(10) For who hath despised the day of small things? for they shall rejoice, and shall see the plummet in the hand of Zerubbabel with those seven; they are the eyes of the LORD, which run to and fro through the whole earth.
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The seven eyes—we will assume they represent the messengers of the seven churches—are glad when they see the measuring of the church commencing. They see something happening within the church that will bring them back to a standard. The "plumb line" in Zechariah 4:10 corresponds to the "reed like a rod" in Revelation 11:1. This provides an idea of its timing. Revelation 10 and 11 seem to proceed in a straight-line chronology. It starts with the thunders pealing—one at a time, seven successive claps of thunder. When the seven thunders are about to cease, John (in the antitype) is given a reed like a rod, and he is told to measure the temple, the altar, and the worshippers.
The time that the plumb line or measuring rod is placed in the hand of this servant of God is the same time that "these seven [eyes] rejoice." The seven eyes—the seven messengers—are glad to see that God is moving His purpose forward by placing this implement of measurement in the hand of His servant to measure the church. Perhaps we would be more correct to say that God has put in Christ's hand the authority—or the permission—to assess the church because now is the time when things are starting to move forward. Then, right after this, the Great Tribulation begins—after the measuring is done.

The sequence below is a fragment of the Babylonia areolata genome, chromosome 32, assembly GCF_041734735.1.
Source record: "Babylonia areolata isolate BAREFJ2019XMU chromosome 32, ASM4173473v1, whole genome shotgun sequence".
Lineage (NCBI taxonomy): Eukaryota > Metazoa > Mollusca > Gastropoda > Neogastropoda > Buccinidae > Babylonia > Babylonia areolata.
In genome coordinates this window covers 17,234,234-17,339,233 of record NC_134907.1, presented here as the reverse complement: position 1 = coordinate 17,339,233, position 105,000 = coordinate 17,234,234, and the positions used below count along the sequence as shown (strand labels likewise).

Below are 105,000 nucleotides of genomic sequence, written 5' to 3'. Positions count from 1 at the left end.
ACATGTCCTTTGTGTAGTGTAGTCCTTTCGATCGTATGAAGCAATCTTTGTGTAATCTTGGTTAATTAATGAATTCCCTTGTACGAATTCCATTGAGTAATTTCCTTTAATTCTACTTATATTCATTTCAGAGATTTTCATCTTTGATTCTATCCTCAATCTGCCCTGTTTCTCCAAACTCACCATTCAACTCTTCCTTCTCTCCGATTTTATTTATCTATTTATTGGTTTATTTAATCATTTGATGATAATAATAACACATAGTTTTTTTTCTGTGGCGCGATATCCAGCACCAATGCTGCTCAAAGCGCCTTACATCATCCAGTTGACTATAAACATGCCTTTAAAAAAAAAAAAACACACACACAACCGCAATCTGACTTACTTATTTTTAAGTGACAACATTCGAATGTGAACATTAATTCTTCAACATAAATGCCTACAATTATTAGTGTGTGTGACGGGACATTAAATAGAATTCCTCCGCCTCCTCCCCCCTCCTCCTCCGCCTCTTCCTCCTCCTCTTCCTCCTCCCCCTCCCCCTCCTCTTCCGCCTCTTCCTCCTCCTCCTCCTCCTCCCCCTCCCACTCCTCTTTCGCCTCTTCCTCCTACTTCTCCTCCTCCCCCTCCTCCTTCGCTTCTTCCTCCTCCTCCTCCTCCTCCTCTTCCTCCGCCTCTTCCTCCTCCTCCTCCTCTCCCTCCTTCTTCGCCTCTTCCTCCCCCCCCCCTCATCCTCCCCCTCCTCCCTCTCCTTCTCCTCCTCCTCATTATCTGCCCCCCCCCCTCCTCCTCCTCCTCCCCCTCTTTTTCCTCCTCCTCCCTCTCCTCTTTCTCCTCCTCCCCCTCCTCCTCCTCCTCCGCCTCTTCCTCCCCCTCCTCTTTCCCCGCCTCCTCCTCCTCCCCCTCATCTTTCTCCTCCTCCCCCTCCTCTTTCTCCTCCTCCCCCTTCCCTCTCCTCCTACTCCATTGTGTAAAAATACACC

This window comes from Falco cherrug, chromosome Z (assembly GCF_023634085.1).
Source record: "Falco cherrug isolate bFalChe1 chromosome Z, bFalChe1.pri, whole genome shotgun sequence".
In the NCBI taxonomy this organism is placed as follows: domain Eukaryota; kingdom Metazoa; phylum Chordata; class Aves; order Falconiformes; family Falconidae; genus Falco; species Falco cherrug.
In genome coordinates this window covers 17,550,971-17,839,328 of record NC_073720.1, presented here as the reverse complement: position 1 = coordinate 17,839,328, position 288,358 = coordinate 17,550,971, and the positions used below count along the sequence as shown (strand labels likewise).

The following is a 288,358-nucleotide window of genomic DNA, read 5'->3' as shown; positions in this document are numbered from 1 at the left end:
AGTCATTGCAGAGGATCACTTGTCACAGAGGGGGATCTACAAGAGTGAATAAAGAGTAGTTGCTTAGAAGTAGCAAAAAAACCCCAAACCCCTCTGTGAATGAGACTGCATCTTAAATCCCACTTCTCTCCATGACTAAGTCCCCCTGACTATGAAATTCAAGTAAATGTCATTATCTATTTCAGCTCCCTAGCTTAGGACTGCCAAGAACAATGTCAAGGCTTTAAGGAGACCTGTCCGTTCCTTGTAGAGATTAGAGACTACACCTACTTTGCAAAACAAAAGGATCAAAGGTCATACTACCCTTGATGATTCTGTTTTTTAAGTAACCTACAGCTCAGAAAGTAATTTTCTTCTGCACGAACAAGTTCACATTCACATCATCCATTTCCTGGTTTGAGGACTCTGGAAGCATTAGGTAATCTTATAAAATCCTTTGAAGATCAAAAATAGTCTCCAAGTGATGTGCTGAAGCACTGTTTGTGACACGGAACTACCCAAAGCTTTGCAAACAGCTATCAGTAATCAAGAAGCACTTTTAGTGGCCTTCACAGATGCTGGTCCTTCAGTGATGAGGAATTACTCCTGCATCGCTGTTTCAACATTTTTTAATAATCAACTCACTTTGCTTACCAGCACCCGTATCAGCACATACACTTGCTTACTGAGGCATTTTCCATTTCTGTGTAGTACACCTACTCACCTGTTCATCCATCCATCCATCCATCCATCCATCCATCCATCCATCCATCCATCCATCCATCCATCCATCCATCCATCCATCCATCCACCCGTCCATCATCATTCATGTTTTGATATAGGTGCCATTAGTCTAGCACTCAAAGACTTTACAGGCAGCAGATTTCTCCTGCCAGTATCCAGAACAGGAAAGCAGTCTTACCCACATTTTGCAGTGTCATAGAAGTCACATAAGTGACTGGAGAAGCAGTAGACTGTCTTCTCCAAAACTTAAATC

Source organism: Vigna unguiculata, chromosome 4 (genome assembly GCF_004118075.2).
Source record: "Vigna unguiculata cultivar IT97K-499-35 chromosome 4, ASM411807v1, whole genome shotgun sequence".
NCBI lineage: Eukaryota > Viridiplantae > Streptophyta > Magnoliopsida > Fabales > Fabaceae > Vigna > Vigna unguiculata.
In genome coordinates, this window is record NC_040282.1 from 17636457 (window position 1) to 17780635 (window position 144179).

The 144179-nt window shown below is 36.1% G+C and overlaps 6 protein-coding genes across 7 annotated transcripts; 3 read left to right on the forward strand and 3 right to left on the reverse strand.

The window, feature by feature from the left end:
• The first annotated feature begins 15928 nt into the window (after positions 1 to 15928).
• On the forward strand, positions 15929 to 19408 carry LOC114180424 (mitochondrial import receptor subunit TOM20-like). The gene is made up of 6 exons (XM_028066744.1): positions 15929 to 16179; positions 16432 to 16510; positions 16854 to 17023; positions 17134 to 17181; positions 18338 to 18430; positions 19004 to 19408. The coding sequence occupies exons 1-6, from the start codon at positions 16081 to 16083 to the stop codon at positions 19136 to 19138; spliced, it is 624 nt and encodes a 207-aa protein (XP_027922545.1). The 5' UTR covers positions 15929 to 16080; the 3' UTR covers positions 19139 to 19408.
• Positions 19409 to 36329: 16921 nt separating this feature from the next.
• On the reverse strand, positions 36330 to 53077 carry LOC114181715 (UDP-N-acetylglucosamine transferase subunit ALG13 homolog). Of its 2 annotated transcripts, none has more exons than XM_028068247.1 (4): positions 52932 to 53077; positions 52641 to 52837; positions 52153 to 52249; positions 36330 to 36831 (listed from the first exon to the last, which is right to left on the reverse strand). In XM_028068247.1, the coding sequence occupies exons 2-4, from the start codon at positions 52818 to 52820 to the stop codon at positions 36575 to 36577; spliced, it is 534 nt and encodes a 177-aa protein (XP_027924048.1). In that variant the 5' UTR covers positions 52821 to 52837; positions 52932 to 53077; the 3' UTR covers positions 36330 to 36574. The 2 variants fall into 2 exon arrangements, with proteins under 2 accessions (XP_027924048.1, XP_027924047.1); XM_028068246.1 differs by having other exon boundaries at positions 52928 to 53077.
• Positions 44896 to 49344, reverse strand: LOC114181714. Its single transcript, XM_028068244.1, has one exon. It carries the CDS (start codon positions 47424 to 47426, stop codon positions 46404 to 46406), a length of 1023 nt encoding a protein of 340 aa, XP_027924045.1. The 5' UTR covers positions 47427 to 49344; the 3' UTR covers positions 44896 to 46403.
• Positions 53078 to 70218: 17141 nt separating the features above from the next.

This seems to be the timing of this particular verse. When the plumb line is put into Zerubbabel's hand, it is equivalent to when the measuring rod is given to John in the antitype. Has that time already begun? We can hopethat it has. This verse implies that all God's servants should be happy, glad, to see that is beginning to happen—not only because the end is near, but also because it is something the church needs to finish the temple (the church). The Bride of Christ can be made ready.
So, with the rejoicing, gladness, and hope, there is also motivation to participate in this work of measuring the temple. If these seven eyes are the seven messengers to the seven churches extant in the end time, they will all pitch in to prepare their flocks for Christ's return and the Kingdom of God.
The seven eyes rejoice when they witness the measuring, a joy obviously tempered by their sorrow at the destruction it causes. When a measuring line (a plummet or measuring rod) is set up to measure, it will find instances of materials and construction that meet the standard, but it will also find others that do not. It seems as if, in this case, because the standard is so high, many more will fail than pass. We can imagine a great deal of sadness behind the joy of seeing God's plan moving forward.
The immediate context, though, is very positive. The joy at the completion of the temple comes to the fore, which tempers the sorrow in the background. The main point is that the return of Christ is near, and God's people can express a great deal of joy about that.
— Richard T. Ritenbaugh